Tag Archives: Funny inventions

Are You In The No?

16 Sep

An Important Lesson

This summer was the busiest I have ever experienced, and with only a few days of summer left I am surprisingly indifferent about the conclusion of the season. This is in stark contrast to the deep depression I used to feel in the last days of summer when I was in school. Unlike most kids, I cried before the first day of school until I graduated high school.

I did not hate school; I simply felt the loss of freedom in a visceral way, and also was a huge pansy who cried a lot. My mom always comforted me by saying that I was the most sensitive of her four sons. Now I believe my mom just really wanted a girl (which might also explain why I always had long hair and I ended up as a nurse.)

I actually became a really good student after my teacher in the third grade pulled me out of class, leaned over to my eye level and said “John, you are a really funny boy, but there is a time and a place for your witty humor, and it is not during class.”

Her message stuck with me, but what stuck with me more was when she bent over I could see her entire bra through the sagging neckline of her dress. As I respectfully listened to my teacher lecture me about appropriate timing of humor, I was also thinking about who I would or would not tell about her bra.

This was a defining moment in my life because I learned that we all need to follow some rules (especially those based on respect for others), but for many rules, we can just act like we are following them, but actually be staring at their bras.

Sign Sign, Everywhere A Sign

I recently noticed just how many signs there are in this world instructing us to do one thing, or not do another. It amazes me how many of these signs are completely obvious and a ridiculous waste of space/time/money.

My friend Matt took this picture. (The other side does not say Sidewalk Begins)

Over the years one particular sign has proven especially troublesome for me, and essentially everyone I know.

Every event that we attend, from baseball games to concerts to festivals to picnics in the park, has these signs that force us to spend some exorbitant amount of money on a beer.

$8.75 should buy a pair of pants, not a twelve ounce light beer (I’ll rant about how expensive pants have become some other time.)

To stick it to the man in this regard would require illegal activities such as sneaking alcohol into events, which Good Idea John G does not in any way condone. However I had a Good Idea to turn these signs into an entrepreneurial opportunity, and thus have created my own alcohol company. I call it NO.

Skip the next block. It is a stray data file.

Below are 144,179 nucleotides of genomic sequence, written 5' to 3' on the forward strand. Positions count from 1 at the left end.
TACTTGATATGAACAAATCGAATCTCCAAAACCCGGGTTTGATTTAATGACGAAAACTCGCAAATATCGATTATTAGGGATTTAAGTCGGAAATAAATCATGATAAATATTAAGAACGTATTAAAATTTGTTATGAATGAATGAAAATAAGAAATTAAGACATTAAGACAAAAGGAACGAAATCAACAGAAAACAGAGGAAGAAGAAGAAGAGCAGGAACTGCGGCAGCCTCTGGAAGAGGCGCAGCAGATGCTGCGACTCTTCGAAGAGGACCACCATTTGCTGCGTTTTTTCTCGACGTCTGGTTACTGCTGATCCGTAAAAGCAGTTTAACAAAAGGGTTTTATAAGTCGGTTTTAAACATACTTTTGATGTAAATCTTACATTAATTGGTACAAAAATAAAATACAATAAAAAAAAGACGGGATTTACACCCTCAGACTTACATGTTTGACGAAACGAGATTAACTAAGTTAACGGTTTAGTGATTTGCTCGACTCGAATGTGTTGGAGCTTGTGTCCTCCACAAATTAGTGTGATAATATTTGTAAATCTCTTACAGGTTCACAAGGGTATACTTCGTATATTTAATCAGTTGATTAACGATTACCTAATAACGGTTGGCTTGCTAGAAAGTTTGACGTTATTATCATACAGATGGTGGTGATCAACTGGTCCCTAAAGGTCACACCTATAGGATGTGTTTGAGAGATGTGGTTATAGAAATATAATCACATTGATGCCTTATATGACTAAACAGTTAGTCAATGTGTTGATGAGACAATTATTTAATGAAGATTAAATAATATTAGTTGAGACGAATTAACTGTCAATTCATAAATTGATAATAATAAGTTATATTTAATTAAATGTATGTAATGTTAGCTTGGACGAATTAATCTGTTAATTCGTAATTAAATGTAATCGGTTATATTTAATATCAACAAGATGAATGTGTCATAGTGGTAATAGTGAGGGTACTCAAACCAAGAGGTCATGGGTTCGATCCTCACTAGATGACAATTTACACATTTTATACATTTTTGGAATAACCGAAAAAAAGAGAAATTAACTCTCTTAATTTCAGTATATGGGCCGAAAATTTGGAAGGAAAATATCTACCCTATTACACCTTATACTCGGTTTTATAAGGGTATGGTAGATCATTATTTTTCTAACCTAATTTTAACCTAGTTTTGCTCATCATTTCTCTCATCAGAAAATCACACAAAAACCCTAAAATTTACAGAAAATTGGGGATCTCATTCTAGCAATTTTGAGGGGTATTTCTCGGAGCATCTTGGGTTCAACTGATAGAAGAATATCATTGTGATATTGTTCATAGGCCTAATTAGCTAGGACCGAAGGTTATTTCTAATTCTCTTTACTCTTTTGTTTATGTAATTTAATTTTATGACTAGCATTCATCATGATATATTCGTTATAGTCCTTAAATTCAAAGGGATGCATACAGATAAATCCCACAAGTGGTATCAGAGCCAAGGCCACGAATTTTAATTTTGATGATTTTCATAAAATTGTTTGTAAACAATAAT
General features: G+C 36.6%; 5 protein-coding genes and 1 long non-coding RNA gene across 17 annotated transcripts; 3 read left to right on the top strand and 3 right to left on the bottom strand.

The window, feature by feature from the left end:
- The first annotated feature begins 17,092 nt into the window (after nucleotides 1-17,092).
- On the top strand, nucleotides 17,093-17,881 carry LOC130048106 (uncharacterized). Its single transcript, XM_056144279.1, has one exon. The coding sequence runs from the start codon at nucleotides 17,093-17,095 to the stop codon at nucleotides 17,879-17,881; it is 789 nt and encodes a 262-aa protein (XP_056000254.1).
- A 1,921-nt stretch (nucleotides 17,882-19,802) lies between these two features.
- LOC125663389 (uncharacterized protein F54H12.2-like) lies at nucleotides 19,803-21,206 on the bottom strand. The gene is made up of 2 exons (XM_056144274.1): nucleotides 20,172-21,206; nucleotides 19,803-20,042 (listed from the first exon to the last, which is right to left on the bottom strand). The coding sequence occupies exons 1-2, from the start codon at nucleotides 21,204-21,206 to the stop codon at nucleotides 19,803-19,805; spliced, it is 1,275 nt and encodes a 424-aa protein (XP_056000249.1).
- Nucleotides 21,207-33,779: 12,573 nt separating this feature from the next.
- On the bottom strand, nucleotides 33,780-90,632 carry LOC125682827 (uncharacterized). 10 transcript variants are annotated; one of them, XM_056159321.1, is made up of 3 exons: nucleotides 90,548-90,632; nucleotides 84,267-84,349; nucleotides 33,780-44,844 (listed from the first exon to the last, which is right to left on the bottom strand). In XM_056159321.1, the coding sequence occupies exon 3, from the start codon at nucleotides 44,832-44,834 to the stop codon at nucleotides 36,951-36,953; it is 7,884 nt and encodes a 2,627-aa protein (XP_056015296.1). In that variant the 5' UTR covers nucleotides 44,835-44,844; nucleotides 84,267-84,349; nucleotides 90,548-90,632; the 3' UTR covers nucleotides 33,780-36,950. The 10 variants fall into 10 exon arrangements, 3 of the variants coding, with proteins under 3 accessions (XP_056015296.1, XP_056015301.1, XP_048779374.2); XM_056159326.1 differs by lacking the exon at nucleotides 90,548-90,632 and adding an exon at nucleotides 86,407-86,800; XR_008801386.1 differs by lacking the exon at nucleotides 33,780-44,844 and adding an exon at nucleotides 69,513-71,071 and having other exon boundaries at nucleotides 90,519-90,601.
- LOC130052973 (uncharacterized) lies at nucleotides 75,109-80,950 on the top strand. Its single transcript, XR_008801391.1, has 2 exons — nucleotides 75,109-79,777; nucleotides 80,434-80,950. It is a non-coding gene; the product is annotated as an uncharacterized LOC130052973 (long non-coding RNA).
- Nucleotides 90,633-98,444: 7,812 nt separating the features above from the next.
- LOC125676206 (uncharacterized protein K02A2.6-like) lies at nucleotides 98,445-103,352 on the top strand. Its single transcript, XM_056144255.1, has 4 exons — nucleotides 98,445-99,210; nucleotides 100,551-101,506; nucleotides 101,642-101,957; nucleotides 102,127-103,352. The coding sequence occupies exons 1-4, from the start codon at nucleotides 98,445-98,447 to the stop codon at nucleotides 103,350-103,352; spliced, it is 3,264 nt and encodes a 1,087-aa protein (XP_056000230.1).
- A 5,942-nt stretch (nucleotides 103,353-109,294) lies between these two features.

No longer will this sign be a deterrent, but instead it will be an invitation to bring all of your NO brand alcoholic beverages anywhere this sign, or the many more like it, is present:

It is free advertising, and I officially have a monopoly on the market now. I have built-in locations already available to sell my NO products.

Clubs, bars, and restaurants have probably already been lining up to exclusively sell our NO products.

I have even started working on No brand merchandise such as this Halloween costume:

The best thing about NO brand alcoholic beverages is that the people who enforce the letter of the law so much and snidely say things like “can’t you read the sign?” will be powerless. If anyone tries to confiscate my NO brand alcoholic beverages, I’ll say, “I’m sorry sir, can’t you read the sign?”

***A few days after I posted this blog, a reader sent me this sign and pointed out that signs like this one would create a huge legal problem for my NO brand alcohol company:

I told him that all we have to do is post this picture under each of these signs and we are good to go:

 

 

 

 

 

 

 

 

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Scampoo

26 Apr

I have only just recently become self-conscious about my appearance. I believe this is supposed to happen during puberty, but I have not had another voice change or mysterious hair growth as of yet.

I have never shied away from attention, but my favorite shirt has dinosaurs on it  because I like dinosaurs, not attention. In other words, clothes are not the source of my self-consciousness.

I suspect that my new job is mostly to blame, considering there are 5 males and 175 female nurses on the neonatal intensive care unit. The last time I witnessed numbers this lopsided was the Nascar race I attended in Tennessee, except I was part of the minority because I had all of my teeth.

Nascar races are entertaining. People watching at Nascar races is life-changing

 Most guys hear these numbers and think “whoa, awesome odds!” Sadly, it is about as awesome as attending a baby shower three times a week.